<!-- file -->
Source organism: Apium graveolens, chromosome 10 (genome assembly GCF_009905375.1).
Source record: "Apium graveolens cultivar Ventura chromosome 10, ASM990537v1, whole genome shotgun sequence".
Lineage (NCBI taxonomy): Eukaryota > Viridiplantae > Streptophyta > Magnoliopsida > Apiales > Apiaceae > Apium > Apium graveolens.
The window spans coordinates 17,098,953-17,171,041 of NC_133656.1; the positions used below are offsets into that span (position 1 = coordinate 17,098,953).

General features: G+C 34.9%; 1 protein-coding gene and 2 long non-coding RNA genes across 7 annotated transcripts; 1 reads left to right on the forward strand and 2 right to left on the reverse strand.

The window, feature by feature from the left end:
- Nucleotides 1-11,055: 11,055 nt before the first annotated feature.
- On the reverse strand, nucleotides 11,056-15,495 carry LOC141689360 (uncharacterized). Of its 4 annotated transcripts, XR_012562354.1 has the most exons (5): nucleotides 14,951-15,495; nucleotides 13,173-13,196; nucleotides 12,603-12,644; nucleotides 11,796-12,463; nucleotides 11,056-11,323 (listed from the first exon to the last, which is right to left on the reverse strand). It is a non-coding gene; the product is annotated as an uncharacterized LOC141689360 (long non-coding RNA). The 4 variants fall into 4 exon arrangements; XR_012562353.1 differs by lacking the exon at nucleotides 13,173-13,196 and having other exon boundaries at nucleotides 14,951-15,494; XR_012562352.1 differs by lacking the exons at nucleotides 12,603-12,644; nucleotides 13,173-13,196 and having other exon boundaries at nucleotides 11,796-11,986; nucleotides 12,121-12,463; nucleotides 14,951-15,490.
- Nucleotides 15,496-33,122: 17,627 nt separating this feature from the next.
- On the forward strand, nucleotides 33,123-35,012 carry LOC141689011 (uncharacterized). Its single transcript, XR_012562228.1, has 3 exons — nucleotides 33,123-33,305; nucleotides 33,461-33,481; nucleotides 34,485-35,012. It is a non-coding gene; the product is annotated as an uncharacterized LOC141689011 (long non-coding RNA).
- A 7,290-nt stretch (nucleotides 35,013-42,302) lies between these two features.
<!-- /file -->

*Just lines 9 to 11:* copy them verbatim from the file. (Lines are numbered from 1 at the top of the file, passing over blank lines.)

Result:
- Nucleotides 15,496-33,122: 17,627 nt separating this feature from the next.
- On the forward strand, nucleotides 33,123-35,012 carry LOC141689011 (uncharacterized). Its single transcript, XR_012562228.1, has 3 exons — nucleotides 33,123-33,305; nucleotides 33,461-33,481; nucleotides 34,485-35,012. It is a non-coding gene; the product is annotated as an uncharacterized LOC141689011 (long non-coding RNA).
- A 7,290-nt stretch (nucleotides 35,013-42,302) lies between these two features.